by Tammy Phillips
January 20, 2021
LORD, I cry out to You; Make haste to me! Give ear to my voice when I cry out to You. Let my prayer be set before You [as] incense, The lifting up of my hands [as] the evening sacrifice. (Psalm 141:1-2 NKJV)
When we were younger and experienced pain in body or mind, the very first thing we would do is shriek out loudly for our Dad or Mom. “I have a boo-boo. Fix it! or He will not play with me. She will not share her toy.” We wanted no part in suffering and expected our parent to fix it immediately. What changed? As adults we are supposed to be “strong and courageous” in the face of affliction. This preceding statement is true. We should face our enemy and not be afraid of the pain. However, in the presence of God, “we did not receive the spirit of bondage again to fear, but we received the Spirit of adoption by whom we cry out, “Abba, Father.” (Romans 8:15 NKJV)
Cry in our focus verse is the Hebrew word, qara’. It means to call out; be summoned; to address by name. It presents the idea of encountering a person with the idea of accosting them. David’s cry to God was of necessity and faith. I love his boldness when he says: “Make haste unto me!” Haste is the Hebrew word, chuwsh, which means hurry, come quickly. David prayed to God: “I need you and I need you now! Hurry!” Oh my, the boldness. He knew that he could come to God. He knew God could take whatever he had to say. He needed God at that moment and was not afraid to tell Him. If that wasn’t enough, David also said: “Give ear to my voice!” He was implying, “Hey God! It’s me. You there? Listen to me!”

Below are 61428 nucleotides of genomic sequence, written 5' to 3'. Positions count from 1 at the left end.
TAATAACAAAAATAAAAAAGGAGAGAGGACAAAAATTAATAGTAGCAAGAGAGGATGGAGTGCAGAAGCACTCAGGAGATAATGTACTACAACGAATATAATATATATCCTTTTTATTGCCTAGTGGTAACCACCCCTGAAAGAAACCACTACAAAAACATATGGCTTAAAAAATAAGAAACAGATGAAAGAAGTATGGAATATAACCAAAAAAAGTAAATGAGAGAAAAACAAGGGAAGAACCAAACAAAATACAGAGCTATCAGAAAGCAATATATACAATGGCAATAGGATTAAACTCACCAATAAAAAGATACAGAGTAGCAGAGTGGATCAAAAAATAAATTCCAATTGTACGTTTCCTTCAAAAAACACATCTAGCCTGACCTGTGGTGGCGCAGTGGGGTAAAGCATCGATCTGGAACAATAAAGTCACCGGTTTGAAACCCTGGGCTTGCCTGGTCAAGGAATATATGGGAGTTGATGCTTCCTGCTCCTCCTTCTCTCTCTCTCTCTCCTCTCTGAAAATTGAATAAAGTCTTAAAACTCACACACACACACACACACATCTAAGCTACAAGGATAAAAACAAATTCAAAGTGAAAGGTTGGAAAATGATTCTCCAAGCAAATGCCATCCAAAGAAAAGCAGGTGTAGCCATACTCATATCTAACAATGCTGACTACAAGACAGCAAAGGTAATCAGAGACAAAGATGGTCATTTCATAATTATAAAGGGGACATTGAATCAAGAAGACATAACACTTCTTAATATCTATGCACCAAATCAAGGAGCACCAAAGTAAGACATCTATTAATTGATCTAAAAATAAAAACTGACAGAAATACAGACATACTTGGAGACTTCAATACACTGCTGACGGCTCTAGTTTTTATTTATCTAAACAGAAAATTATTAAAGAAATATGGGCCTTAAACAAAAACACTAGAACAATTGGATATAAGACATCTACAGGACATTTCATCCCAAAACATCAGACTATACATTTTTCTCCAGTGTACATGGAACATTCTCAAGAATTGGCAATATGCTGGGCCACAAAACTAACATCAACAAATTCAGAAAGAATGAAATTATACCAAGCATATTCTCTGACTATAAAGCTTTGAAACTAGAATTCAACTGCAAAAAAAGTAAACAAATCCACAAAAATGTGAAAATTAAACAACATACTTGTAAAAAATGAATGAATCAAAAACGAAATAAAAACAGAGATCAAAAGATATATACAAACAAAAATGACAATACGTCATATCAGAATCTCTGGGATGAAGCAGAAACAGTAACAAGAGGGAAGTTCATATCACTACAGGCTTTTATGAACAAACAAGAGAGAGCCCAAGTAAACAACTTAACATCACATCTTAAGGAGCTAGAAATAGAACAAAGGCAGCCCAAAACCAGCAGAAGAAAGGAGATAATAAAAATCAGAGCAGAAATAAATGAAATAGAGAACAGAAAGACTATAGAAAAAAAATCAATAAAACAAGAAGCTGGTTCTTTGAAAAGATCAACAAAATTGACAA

God wants us to come to Him like David, just like a little child: “Hey Dad! Lord God, who always were, you are, and you will always be! I am talking to you. Hurry! Come to me, Dad. Listen to me when I call you!” Doesn’t that sound like a little kid urgently calling his Dad and pulling at his Father’s pant leg? What a comfort to know that we can so boldly come to God.
In verse 2, Davis’s prayer was that his words be like the sacrifice of incense and uplifting of hands. He wanted his prayer to be sweet smelling, pleasant and accepted by the Lord. In Revelation 5:8, we learn that in heaven there are golden vials full of incense, which are the prayers of saints. Like God, we treasure communication from our children, whether it be letters, cards, phone calls or gifts. God considers our prayers so valuable that he keeps them in golden vials in heaven. Wow! Just, Wow!
I enCOURAGE you to call out to God. Tell Him about your pain and exactly what you need. He understands your urgency. You are His child, and He desires to hear from you. He desires your presence. “Let us therefore come boldly unto the throne of grace, that we may obtain mercy, and find grace to help in time of need.” (Hebrew 4:16)